“This article is about the umbrella term yoga which includes both religion, philosophy, and practices. For one of the six Hindu philosophy schools, see Rāja yoga. For the popular yoga that explains and emphasizes the physical practices or disciplines, see Hatha Yoga.”

In this disclaimer alone are eleven possible avenues of information one could venture down in order to answer the simple question, “What is yoga?” The Wikipedia synopsis translates the Sanskrit “Yoga” into it’s more literal meaning of “yoking together” rather than explain briefly what is yoked in Yoga and how. Should one continue to seek the answers to these simple questions via the World Wide Web, they will most definitely have the opportunity to become more informed, yet as I mentioned before, there is a great potential they will also become more confused.

Akin to the failings of finding viable and concise answers to these simple questions on the prodigious blogs and articles published daily on the internet and in publications like Yoga Journal, one may also find these answers hard to come by in a yoga classroom setting as well. This, in my opinion, is one of the greatest failings of the rapid growth and popularity of yoga in western culture today. Yes, the health benefits of Hatha Yoga (yoga in its physical form) are many and great, however the exercise is a tool to be used as a means to the end, and not the end itself.

Yoga is to yoke, to bring into balance. As I was taught, Yoga is also another word for discipline, which is rooted in the word disciple, meaning student of. In this vein, Yoga becomes the deliberate and repeated act of bringing into relationship all aspects of oneself into a well-rounded nature; body, mind, and spirit. The practice of Yoga consists not only of the physical (Hatha Yoga) and breath exercises (Pranayama), it includes focus and meditation (Dharana and Dhyana), the practice of the withdrawal of the senses (Pratyahara), and the study of the philosophical principles through which one can create a sustainable lifestyle of ethics and morals to better ones relationships with self as well as with community (Yama and Niyama, as well as Raja, Kriya, and Bhakti Yogas), and not in this specific order. It is through the yoking of oneself and the continuous return to disciplined practice that attachment to the body and the concepts of the mind as well as the emotions of the heart fall away with ease. It is then in this place that radical freedom or the transcendence of the self (Samahdi) is obtained.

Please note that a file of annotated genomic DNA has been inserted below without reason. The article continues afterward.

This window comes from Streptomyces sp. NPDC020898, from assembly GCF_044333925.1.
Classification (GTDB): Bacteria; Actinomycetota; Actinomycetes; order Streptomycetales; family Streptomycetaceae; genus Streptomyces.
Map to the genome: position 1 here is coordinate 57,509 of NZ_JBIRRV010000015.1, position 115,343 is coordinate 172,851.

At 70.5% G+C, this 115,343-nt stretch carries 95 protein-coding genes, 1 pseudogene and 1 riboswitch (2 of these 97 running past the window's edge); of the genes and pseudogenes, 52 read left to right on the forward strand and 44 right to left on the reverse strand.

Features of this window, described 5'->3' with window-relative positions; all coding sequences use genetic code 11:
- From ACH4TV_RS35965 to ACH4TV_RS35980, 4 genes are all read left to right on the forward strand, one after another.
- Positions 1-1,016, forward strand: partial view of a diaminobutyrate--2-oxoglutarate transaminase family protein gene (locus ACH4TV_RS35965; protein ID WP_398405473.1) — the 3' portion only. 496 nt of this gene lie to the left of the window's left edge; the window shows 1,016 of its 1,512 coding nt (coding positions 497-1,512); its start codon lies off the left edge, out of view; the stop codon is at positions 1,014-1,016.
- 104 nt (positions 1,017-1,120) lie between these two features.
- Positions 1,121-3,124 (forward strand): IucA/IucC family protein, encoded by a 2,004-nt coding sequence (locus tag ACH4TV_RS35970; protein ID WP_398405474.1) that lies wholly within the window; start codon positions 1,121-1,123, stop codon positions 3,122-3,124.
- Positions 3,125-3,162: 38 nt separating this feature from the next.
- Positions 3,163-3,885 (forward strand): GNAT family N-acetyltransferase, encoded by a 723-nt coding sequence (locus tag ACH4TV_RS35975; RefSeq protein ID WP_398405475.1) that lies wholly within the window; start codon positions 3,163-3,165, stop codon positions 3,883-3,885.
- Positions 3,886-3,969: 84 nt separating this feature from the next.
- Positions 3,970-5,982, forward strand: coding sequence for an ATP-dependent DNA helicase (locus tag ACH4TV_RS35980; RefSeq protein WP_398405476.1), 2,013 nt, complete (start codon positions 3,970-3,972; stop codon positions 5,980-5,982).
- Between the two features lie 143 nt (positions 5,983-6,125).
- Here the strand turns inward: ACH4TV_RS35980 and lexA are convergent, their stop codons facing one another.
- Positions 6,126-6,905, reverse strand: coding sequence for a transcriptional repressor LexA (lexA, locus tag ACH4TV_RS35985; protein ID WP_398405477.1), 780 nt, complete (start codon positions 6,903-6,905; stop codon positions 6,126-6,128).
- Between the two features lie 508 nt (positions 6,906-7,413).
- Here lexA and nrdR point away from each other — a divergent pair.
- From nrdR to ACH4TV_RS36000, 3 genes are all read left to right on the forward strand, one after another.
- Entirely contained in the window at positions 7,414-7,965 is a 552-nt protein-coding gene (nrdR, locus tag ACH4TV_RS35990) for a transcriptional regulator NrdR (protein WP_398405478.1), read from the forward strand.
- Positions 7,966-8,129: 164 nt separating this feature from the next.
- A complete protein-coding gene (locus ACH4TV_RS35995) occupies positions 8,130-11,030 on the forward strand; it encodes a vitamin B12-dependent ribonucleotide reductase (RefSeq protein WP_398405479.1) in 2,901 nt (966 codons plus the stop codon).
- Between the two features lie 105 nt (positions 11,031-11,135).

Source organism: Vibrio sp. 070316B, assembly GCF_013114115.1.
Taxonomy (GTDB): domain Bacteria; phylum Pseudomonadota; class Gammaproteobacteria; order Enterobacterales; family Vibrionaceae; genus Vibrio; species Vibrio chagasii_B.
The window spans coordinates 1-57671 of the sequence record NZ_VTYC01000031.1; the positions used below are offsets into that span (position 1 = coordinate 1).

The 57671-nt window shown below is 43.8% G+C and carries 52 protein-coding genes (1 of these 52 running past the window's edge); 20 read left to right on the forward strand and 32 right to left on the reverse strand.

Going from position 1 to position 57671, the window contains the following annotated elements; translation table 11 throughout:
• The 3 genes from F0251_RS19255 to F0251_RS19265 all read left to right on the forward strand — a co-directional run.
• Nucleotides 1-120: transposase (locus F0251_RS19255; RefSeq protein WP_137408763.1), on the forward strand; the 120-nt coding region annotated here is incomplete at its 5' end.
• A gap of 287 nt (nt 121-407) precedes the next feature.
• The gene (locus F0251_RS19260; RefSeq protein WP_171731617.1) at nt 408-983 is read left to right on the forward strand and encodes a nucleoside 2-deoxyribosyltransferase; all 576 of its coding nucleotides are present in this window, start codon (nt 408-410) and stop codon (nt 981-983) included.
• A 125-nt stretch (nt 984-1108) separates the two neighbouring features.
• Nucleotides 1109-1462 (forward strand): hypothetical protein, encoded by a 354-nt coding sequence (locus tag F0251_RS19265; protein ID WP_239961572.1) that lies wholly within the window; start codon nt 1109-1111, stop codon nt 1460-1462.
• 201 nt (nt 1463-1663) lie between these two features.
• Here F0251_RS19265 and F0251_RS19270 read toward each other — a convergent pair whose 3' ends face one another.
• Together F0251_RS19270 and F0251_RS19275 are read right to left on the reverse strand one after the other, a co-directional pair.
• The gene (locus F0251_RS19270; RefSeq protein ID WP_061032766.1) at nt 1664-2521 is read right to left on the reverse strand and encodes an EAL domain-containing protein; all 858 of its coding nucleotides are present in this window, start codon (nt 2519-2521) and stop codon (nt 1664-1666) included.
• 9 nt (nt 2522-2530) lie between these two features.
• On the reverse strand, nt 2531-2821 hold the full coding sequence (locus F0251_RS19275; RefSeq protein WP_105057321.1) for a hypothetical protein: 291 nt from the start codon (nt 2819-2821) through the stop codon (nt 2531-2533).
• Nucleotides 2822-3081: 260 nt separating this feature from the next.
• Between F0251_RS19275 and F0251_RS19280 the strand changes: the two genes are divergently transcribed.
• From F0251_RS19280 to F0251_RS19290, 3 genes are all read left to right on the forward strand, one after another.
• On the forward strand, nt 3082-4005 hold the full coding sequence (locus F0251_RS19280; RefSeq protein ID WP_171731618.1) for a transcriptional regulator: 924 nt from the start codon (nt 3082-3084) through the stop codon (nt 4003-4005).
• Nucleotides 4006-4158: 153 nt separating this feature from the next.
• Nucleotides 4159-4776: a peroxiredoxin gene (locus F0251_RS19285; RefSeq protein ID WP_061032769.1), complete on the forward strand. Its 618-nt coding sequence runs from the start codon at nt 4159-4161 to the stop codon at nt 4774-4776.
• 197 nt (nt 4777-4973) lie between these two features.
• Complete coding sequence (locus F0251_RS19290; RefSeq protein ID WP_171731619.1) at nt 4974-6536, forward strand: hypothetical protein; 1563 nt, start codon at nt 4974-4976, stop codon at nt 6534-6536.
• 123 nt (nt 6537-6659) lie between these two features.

Where did yoga come from? What is the point? What makes an advanced practitioner?

The origins of yoga are up for debate, however it seems to be pretty clear that no matter the “School” in which you study your yoga, “Ashtanga”, “Iyengar”, “Bikram”, “Anusara”, “Hatha”, “Vinyasa”, “Kundalini”, “Kripalu”, “Bhakti”, “Kriya”, “Raja”, and on, all modern Yoga is rooted in The Yoga Sutras of Patanjali. The Sutras are a series of philosophical threads (Sutras) that explain in detail the many aspects of the practice dating back to 400 CE. The Yoga Sutras of Patanjali is in effect then, the questionable source of debate. Were they actually written by one person, or was Patanjali just the guy who decided to transcribe the teachings into a concise* format? (Using the word *concise loosely as the book is a series of four parts with 196 teachings.) The Sutras have been translated and interpreted many times and is the source for all pertinent information on yoga, if not concise, viable for any who are truly interested in being a disciple of yoga.

In The Yoga Sutras, Patanjali states;
Yoga Sutra 1:2, (Book 1, Sutra 2)
Yogas Citta Vritti Nirodhah
Yogas=Yoga; Chitta=of the mind stuff; Vritti=modifications; Nirodhah=restraint.
The restraint of the modifications of the mind-stuff is yoga.
(Translated by Sri Swami Satchidananda)

This mind stuff being the attachments, expectations, sufferings, disappointments, resentments, hopes, fears, happiness’s, stories, and endless chains of chatter by the mind.

So, what’s the point?

I like to tell my new students “I want you to leave happy and the instructions are an invitation not a command. Please do whatever you need to do to leave happy.” Not only do I want my new students to leave the class happy, I want all of my students to leave life happy, this is why I teach yoga. In essence I feel that the teachings of yoga, and the continued practice of yoga enable any level of student of yoga to surrender their beliefs and feelings of limitations as well as their attachments with more ease, and eventually learn to set new ones down as quickly as they picked them up. Inevitably this practice leads to more happiness. The long term sustaining of this state of quiet mind stuff makes an advanced Yogi. Perhaps this Yogi can do handstand, perhaps not. Perhaps they know all of the Sutras, perhaps not. The advanced practitioner responds to life with ease, open to the invitation of enjoying being no matter how life appears beneath or beyond the surface of their skin.